• Both CEOs – Fannie's Daniel Mudd and Freddie's Richard Syron – have lost their executive positions and mammoth salaries although it appears that each has agreed to stay on to assist in an orderly transition.
  • The conservatorship is open-ended in terms of time. The conservator alone will make the determination that the companies have returned to a safe and solvent condition.

There is much about the effects of Sunday's actions that is not known at this time and some who commented on television and print on Sunday seemed shell-shocked by the extent of the action. Several financial reporters commented that Treasury had acted far more broadly than anyone had expected.

Among the current imponderables:

  • What is this whole thing going to cost? As stated above, the number $200 billion is being bandied about as a direct cost, but it is impossible to measure the losses that will spread throughout the economy. The common and preferred stock is widely held by individuals, entities such as pension funds, and other financial institutions of all sizes. While these stockholders have already watched their investments plummet in value over the last 18 months, will they lose everything? Several of Paulson's statements on Sunday seem to indicate that possible losses to stockholders in the financial sector may determine the treatment of all stockholders. Pardon the cynicism, but this apparently means that big business interests will be protected.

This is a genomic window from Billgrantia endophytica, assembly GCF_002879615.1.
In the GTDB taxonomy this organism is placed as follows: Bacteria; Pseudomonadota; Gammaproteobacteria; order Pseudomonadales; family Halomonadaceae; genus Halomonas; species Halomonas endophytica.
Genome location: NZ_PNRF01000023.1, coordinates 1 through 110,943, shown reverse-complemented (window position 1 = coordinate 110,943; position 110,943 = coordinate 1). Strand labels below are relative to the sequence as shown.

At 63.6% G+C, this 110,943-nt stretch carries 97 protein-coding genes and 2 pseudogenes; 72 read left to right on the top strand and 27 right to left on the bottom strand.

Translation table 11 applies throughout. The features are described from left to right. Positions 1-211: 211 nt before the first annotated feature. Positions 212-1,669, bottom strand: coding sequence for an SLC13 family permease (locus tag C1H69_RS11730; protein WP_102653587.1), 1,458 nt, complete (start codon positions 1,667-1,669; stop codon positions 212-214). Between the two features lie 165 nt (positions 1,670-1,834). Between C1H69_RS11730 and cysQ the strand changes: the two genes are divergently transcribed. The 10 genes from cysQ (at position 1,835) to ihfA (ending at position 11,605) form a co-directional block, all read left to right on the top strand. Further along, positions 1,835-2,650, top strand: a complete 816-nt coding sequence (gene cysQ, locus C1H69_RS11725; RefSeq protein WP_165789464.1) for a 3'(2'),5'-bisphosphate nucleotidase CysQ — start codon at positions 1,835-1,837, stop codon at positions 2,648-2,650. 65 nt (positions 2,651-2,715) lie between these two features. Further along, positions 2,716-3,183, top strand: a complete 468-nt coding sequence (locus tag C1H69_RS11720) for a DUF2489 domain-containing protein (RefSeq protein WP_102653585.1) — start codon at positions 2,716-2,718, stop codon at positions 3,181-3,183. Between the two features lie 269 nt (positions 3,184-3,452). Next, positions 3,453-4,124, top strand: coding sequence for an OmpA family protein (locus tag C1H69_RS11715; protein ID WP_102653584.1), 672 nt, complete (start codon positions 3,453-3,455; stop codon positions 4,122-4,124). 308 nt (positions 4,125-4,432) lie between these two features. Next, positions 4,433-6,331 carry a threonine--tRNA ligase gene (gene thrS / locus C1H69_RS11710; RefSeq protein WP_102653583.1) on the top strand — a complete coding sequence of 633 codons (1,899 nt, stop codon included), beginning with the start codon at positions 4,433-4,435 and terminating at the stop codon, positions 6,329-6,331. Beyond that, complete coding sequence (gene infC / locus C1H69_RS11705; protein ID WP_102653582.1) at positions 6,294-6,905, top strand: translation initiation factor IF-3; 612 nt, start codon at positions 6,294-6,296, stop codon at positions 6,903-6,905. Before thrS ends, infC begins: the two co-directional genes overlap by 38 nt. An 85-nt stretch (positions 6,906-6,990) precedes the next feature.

• How great will be the impact on the housing market? There seems to be a consensus that there will be little impact on the numbers of houses for sale and that home prices will continue to fall; less conviction than hope that mortgage rates will come down. Optimists say the takeover will increase the stability of and confidence in the credit market and could result in a reduction of as much as one quarter to one percent in rates.
  • Have lending standards already been tightened sufficiently since the subprime crisis began or are borrowers and lenders in for another round of rules that will make it tougher to obtain or grant financing?
  • It appears likely if not certain that fees charged banks for loan securitization services may be reduced which could lower the costs of obtaining loans.
  • What will happen to homeowners who are already in trouble with their mortgages? In the case of the recent closing of IndyMac Bank the FDIC almost immediately announced a program to assist these borrowers and it is clear that the government has no desire to own hundreds of thousands of foreclosed homes. Some commentators mentioned an expansion of the Hope Now program, but the sheer magnitude of the problem could be overwhelming.

Immediate reactions to Paulson's announcement on Sunday were mixed although most reactors seemed to feel it was appropriate and inevitable. Some questions were raised as to whether the takeover was too radical or did not go far enough. The presidential candidates expressed a range of support for the Conservatorship. Barack Obama commented on ABC's This Week that he felt no class of investors or debtors should carry more of the burden than others. The Republican candidates both applauded the action.

The impact on the stock market cannot yet be determined although the Asian markets were reacting favorably as was the futures market. It will be an interesting day on Wall Street.

The Conservatorship will obviously be big news for many months. We will periodically update the reactions and the effects as they become known.